The Committee on Foreign Investment in the United States (CFIUS), which to M&A bankers has taken on something of the status of a Bond villain, rejected the deal on national security concerns in what must have been the first thing its staff did after returning to work from the Christmas holidays.
What should we read into this? One interpretation is that the rejection had to do with reciprocity, or the lack of it: the fact that American access into Chinese enterprises is limited, and that if this deal was happening in the other direction – US buyer, Chinese financial services and data player – there is just no way it would be approved.
One can tie this point of view in with Trump’s more protectionist domestic policies in the US, with Ant Financial head Jack Ma’s apparent friendship with the US president clearly not enough to get the deal over the line, but the truth is that Obama nixed a number of China inbound deals as well.
The other interpretation has to do with national security, and if that is correct, it means the US did not trust Ant, or China generally, with such a mighty trove of sensitive personal data about American citizens, despite Ant's promise to keep US customer data on US servers. And not just Americans – MoneyGram has 2.4 billion bank and mobile accounts worldwide.
It’s not necessarily a question of suspecting Ant might abuse its power in owning the data; it’s also the question of security and the potential impact of a leak or cyber-attack revealing these records.
Also in the mix are US attitudes towards money laundering and the state’s ability to police it. Cross-border transfers have been considered a potential security threat to the US since 9/11, and the US will not wish to cede any degree of control over those remittance channels.
|Ant Financial is controlled by Alibaba founder|
Jack Ma. Source: www.alibabagroup.com
We can expect this to be a constant issue as China’s e-commerce titans and their financial services arms seek to expand overseas. There is a disconnect between expected domestic practices and international expectations around data privacy.
This reared its head in January when Tencent denied that it stores or analyses messages that are sent through its WeChat platform, saying that “user privacy has always been one of our most important principles” and “the rumour that we look at your WeChat messages every day is pure falsehood”.
But if what Tencent says is true, it actually puts the company in breach of Chinese cyber-security regulation, which explicitly requires group message platforms to keep records for at least six months in case they are needed by the police.
Indeed, a man called Wang Jiangfeng is in prison right now, serving a two-year sentence for referring to president Xi Jinping as “steamed bun Xi” in private messages through Tencent platforms; with the lawyer who defended him disbarred after the trial.
China’s e-commerce and internet leaders have enjoyed unfettered growth, including in basic financial services, partly because of a national acceptance – requirement, even – that your data are not your own but belong, in the end, to the state.
Expanding overseas, though, will bring companies such as Ant/Alibaba and Tencent into increasing contact with jurisdictions where the expectations around use and ownership of big data are very different.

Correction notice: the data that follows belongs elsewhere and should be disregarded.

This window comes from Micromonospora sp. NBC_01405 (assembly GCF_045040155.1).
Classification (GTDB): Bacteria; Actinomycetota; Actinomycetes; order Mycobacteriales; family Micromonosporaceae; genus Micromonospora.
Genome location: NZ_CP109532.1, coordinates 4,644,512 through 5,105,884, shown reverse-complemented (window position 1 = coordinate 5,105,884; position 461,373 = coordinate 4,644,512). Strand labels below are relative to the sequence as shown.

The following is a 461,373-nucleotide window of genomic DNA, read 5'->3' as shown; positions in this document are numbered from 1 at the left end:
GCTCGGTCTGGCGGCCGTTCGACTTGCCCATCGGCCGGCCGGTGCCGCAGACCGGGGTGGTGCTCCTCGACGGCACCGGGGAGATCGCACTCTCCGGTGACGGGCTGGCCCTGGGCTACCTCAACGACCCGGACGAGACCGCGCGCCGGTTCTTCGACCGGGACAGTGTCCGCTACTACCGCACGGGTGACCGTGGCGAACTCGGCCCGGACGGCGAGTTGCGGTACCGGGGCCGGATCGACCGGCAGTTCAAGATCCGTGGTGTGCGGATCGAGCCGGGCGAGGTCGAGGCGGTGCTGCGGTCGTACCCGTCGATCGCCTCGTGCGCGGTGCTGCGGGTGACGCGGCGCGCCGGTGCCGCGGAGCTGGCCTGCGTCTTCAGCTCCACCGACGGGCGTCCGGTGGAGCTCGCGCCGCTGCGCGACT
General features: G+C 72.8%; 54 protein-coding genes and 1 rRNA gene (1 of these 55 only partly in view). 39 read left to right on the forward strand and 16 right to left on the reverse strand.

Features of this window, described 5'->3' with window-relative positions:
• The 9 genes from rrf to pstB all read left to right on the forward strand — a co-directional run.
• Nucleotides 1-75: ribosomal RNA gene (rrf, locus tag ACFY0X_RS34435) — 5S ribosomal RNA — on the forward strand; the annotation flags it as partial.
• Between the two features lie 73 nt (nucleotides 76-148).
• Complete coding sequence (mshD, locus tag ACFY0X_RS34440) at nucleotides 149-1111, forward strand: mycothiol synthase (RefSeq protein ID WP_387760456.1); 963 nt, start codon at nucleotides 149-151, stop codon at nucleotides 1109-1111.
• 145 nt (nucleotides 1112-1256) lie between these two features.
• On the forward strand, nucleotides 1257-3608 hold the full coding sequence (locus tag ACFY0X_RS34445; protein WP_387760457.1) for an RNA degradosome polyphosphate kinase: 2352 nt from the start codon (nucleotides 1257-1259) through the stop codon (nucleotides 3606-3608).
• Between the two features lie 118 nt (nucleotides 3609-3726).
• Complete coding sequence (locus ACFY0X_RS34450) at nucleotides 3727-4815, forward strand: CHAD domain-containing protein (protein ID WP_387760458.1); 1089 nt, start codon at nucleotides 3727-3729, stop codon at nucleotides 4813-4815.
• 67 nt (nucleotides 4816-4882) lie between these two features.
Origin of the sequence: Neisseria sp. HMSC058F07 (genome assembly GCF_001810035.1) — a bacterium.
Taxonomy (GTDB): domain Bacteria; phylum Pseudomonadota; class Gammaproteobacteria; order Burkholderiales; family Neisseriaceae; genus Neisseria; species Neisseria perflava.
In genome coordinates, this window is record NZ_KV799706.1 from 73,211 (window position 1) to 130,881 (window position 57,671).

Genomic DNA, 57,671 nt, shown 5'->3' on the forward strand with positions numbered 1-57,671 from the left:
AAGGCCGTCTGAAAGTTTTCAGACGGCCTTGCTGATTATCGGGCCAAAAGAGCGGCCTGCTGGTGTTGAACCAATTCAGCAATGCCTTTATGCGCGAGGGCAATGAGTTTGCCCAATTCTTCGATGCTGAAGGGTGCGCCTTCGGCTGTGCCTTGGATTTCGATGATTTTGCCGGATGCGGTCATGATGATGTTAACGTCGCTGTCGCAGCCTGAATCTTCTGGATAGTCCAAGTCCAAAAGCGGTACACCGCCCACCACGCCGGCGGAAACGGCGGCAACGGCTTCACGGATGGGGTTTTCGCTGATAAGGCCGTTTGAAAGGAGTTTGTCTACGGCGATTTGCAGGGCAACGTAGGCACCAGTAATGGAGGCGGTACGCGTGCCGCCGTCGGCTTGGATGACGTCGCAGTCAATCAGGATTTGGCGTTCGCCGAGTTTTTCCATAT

And this is not the only problem Chinese outbound M&A faces. The blocking of HNA Group’s bid for UDC Finance, a New Zealand arm of ANZ, by New Zealand’s Overseas Investment Office (OIO), was also telling. The OIO says it could not verify who controlled HNA, saying that “the information provided about ownership and control interests was not sufficient or adequate”.
But it might also have had to do with the fact it was the first deal to be knocked back since Jacinda Ardern took power in New Zealand, partly on a platform of more tightly policing Chinese investment into the country.
Resonate all year
So the HNA deal shows us two separate issues that will resonate all year: the fact that people want a clearer idea of who exactly is doing the buying; and the fact that all over the world, governments are becoming more protectionist, particularly towards Chinese buyers.
HNA is perhaps a special case. It had already been pinged by the Swiss Takeover Board in November, which accused it of providing inaccurate information and failing to make important disclosures when buying airline caterer Gategroup.
When HNA then pulled out of a bid to acquire Value Partners, Hong Kong’s largest hedge fund, in January, citing “commercial considerations”, the market immediately wondered if this meant an expectation of regulatory challenges.
HNA, incidentally, is also in the CFIUS queue for its intended acquisition of hedge fund-of-funds firm SkyBridge Capital from Anthony Scaramucci; once Trump’s communications director – it’s a tangled world.
In the short term, Ant has just lost a lot of time and money, including a $30 million break fee. Longer term, it has some big questions to ask itself. Will it ever be able to make a MoneyGram-style acquisition given the sensitivity of financial records and the questions regulators ask about China? Or must it instead grow everything organically, or out of minority stakes in smaller businesses?
It still sees huge opportunity in disrupting remittance flows, but it won’t be easy.
“The geopolitical environment has changed considerably since we first announced the proposed transaction with Ant Financial nearly a year ago,” said Alex Holmes, chief executive of MoneyGram, in January.
He’s right. And Chinese M&A will be a casualty.